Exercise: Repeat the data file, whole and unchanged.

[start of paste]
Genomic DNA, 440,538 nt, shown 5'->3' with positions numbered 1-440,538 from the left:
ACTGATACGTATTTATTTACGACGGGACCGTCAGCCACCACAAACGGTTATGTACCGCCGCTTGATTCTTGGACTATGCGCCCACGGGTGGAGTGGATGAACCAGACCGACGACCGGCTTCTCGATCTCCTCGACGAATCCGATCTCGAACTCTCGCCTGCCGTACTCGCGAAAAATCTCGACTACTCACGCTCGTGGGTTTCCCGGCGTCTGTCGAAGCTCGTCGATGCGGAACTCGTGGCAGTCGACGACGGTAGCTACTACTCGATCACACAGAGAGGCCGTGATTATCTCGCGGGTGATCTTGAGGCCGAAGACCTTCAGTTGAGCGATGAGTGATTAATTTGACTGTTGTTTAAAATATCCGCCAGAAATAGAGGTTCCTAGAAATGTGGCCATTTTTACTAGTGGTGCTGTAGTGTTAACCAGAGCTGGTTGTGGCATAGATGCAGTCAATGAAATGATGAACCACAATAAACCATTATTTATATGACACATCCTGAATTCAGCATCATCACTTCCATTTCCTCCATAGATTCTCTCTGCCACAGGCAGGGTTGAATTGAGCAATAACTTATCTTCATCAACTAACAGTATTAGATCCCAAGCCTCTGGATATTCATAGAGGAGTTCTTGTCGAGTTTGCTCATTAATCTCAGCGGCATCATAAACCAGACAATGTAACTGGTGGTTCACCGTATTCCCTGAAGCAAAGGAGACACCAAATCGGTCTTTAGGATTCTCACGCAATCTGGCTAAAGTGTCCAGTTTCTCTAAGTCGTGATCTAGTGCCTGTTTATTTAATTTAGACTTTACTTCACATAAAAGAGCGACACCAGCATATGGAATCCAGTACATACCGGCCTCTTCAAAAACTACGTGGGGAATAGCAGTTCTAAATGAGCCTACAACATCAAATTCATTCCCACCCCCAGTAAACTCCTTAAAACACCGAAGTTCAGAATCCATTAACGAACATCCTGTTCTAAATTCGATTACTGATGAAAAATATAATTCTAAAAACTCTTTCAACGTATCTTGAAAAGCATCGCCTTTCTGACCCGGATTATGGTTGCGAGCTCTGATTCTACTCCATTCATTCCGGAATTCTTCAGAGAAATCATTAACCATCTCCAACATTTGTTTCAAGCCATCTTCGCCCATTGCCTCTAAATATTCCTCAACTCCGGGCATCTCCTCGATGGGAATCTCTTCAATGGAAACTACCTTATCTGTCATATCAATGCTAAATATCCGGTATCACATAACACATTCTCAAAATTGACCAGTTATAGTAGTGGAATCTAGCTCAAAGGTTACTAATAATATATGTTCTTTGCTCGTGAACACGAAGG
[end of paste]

Genomic DNA, 440,538 nt, shown 5'->3' with positions numbered 1-440,538 from the left:
ACTGATACGTATTTATTTACGACGGGACCGTCAGCCACCACAAACGGTTATGTACCGCCGCTTGATTCTTGGACTATGCGCCCACGGGTGGAGTGGATGAACCAGACCGACGACCGGCTTCTCGATCTCCTCGACGAATCCGATCTCGAACTCTCGCCTGCCGTACTCGCGAAAAATCTCGACTACTCACGCTCGTGGGTTTCCCGGCGTCTGTCGAAGCTCGTCGATGCGGAACTCGTGGCAGTCGACGACGGTAGCTACTACTCGATCACACAGAGAGGCCGTGATTATCTCGCGGGTGATCTTGAGGCCGAAGACCTTCAGTTGAGCGATGAGTGATTAATTTGACTGTTGTTTAAAATATCCGCCAGAAATAGAGGTTCCTAGAAATGTGGCCATTTTTACTAGTGGTGCTGTAGTGTTAACCAGAGCTGGTTGTGGCATAGATGCAGTCAATGAAATGATGAACCACAATAAACCATTATTTATATGACACATCCTGAATTCAGCATCATCACTTCCATTTCCTCCATAGATTCTCTCTGCCACAGGCAGGGTTGAATTGAGCAATAACTTATCTTCATCAACTAACAGTATTAGATCCCAAGCCTCTGGATATTCATAGAGGAGTTCTTGTCGAGTTTGCTCATTAATCTCAGCGGCATCATAAACCAGACAATGTAACTGGTGGTTCACCGTATTCCCTGAAGCAAAGGAGACACCAAATCGGTCTTTAGGATTCTCACGCAATCTGGCTAAAGTGTCCAGTTTCTCTAAGTCGTGATCTAGTGCCTGTTTATTTAATTTAGACTTTACTTCACATAAAAGAGCGACACCAGCATATGGAATCCAGTACATACCGGCCTCTTCAAAAACTACGTGGGGAATAGCAGTTCTAAATGAGCCTACAACATCAAATTCATTCCCACCCCCAGTAAACTCCTTAAAACACCGAAGTTCAGAATCCATTAACGAACATCCTGTTCTAAATTCGATTACTGATGAAAAATATAATTCTAAAAACTCTTTCAACGTATCTTGAAAAGCATCGCCTTTCTGACCCGGATTATGGTTGCGAGCTCTGATTCTACTCCATTCATTCCGGAATTCTTCAGAGAAATCATTAACCATCTCCAACATTTGTTTCAAGCCATCTTCGCCCATTGCCTCTAAATATTCCTCAACTCCGGGCATCTCCTCGATGGGAATCTCTTCAATGGAAACTACCTTATCTGTCATATCAATGCTAAATATCCGGTATCACATAACACATTCTCAAAATTGACCAGTTATAGTAGTGGAATCTAGCTCAAAGGTTACTAATAATATATGTTCTTTGCTCGTGAACACGAAGG